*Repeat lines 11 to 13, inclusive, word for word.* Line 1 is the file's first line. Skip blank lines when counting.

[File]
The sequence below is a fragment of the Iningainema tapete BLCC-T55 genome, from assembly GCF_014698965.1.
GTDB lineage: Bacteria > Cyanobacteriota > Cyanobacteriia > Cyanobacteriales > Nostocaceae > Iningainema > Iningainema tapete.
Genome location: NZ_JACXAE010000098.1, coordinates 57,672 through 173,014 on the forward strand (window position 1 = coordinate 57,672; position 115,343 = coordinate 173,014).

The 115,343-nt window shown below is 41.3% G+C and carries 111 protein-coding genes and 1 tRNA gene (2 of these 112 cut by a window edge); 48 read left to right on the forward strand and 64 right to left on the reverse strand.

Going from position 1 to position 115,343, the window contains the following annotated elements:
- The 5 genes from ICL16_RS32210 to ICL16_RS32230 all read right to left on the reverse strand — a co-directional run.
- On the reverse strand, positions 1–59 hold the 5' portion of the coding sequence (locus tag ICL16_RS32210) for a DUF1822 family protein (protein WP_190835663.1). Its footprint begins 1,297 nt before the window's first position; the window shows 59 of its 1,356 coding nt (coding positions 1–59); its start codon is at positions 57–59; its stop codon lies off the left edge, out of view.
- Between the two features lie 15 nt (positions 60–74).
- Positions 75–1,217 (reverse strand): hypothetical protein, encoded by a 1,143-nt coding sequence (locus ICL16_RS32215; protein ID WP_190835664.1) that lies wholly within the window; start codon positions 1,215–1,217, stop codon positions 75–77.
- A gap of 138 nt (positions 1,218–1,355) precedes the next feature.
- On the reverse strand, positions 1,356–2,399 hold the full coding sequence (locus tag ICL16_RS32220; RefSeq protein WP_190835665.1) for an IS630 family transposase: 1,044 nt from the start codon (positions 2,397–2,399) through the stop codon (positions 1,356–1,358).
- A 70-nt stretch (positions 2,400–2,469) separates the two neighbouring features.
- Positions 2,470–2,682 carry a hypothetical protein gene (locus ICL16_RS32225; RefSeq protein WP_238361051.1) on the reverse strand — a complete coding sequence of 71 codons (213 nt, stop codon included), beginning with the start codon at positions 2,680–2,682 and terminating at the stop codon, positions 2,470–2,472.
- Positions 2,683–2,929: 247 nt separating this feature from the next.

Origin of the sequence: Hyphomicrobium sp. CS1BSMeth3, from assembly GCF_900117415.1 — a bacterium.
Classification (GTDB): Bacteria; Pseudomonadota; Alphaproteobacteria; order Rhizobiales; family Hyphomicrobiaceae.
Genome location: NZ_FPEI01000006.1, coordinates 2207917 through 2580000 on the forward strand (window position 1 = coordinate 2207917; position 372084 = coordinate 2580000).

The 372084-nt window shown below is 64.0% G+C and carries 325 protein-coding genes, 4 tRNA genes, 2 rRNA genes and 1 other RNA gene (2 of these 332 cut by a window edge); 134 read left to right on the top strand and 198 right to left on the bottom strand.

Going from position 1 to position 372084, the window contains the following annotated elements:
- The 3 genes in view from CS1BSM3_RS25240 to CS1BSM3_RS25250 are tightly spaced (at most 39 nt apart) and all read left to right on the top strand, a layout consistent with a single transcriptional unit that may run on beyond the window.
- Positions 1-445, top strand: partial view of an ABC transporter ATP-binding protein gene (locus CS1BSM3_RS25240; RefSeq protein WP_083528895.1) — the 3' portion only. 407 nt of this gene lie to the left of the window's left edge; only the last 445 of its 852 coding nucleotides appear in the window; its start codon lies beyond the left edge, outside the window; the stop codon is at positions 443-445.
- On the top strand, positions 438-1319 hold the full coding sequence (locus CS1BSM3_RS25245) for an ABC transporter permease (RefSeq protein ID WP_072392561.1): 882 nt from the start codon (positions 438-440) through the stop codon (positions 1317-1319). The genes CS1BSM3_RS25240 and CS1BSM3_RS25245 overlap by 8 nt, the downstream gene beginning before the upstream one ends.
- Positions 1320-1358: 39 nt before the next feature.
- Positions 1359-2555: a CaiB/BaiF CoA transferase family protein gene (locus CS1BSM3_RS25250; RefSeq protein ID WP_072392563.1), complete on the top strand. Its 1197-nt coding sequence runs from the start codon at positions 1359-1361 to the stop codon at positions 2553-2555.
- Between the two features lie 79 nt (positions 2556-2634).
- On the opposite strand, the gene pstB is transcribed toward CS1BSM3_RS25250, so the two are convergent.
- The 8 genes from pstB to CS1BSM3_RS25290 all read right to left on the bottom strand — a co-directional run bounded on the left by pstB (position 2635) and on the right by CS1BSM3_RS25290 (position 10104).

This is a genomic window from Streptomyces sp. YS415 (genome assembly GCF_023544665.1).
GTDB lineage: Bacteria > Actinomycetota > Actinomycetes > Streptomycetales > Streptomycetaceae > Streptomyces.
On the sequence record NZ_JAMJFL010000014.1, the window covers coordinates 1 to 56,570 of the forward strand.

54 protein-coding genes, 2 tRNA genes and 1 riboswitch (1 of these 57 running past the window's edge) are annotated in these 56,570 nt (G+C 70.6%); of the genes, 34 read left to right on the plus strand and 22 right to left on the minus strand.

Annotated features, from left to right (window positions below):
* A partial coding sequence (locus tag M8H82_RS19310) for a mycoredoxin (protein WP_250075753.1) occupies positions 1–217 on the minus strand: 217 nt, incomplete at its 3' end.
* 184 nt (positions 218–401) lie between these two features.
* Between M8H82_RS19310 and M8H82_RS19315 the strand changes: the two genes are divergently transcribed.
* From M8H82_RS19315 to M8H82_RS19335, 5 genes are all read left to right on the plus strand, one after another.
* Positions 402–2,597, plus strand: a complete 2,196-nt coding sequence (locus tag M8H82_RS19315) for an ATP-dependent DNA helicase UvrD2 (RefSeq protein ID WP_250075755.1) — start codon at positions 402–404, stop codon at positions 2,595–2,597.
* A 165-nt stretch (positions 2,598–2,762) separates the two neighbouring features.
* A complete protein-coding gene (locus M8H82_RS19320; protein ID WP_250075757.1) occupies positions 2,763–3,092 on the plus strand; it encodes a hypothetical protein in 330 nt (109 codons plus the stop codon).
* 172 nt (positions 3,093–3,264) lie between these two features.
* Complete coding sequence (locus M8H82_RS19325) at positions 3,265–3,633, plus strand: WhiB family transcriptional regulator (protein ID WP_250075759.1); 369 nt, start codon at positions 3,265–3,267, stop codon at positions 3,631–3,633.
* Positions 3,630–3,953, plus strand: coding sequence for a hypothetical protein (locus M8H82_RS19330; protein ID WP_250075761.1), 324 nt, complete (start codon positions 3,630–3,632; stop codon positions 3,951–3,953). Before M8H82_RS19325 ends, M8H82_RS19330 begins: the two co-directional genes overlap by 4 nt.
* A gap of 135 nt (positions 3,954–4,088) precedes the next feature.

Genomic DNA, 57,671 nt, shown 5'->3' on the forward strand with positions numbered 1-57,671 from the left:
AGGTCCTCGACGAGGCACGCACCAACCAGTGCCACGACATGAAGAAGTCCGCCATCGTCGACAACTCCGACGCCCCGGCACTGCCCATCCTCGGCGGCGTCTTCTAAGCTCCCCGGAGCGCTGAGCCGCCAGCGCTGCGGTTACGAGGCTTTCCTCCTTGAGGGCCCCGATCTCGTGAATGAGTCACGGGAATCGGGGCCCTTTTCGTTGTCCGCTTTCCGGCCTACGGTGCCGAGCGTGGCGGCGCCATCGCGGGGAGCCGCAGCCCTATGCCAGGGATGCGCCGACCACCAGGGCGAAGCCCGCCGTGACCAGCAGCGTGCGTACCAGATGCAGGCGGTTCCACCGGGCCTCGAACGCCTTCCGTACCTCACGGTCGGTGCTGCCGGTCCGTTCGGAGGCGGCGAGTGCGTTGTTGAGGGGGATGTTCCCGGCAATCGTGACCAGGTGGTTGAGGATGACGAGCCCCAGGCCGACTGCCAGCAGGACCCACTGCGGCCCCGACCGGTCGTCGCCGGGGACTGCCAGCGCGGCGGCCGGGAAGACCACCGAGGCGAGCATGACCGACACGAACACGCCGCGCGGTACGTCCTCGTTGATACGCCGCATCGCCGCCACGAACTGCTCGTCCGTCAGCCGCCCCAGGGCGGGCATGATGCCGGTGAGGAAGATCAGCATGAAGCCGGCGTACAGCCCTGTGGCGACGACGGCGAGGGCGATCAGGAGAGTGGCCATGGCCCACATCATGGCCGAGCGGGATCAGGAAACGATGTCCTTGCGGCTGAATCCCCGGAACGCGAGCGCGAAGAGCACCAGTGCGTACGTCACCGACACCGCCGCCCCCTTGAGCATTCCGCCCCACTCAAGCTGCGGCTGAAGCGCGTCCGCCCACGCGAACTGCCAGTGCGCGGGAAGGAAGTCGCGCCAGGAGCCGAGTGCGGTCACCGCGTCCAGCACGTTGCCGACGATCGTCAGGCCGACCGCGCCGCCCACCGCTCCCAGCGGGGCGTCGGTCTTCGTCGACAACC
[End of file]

- On the reverse strand, positions 1,356–2,399 hold the full coding sequence (locus tag ICL16_RS32220; RefSeq protein WP_190835665.1) for an IS630 family transposase: 1,044 nt from the start codon (positions 2,397–2,399) through the stop codon (positions 1,356–1,358).
- A 70-nt stretch (positions 2,400–2,469) separates the two neighbouring features.
- Positions 2,470–2,682 carry a hypothetical protein gene (locus ICL16_RS32225; RefSeq protein WP_238361051.1) on the reverse strand — a complete coding sequence of 71 codons (213 nt, stop codon included), beginning with the start codon at positions 2,680–2,682 and terminating at the stop codon, positions 2,470–2,472.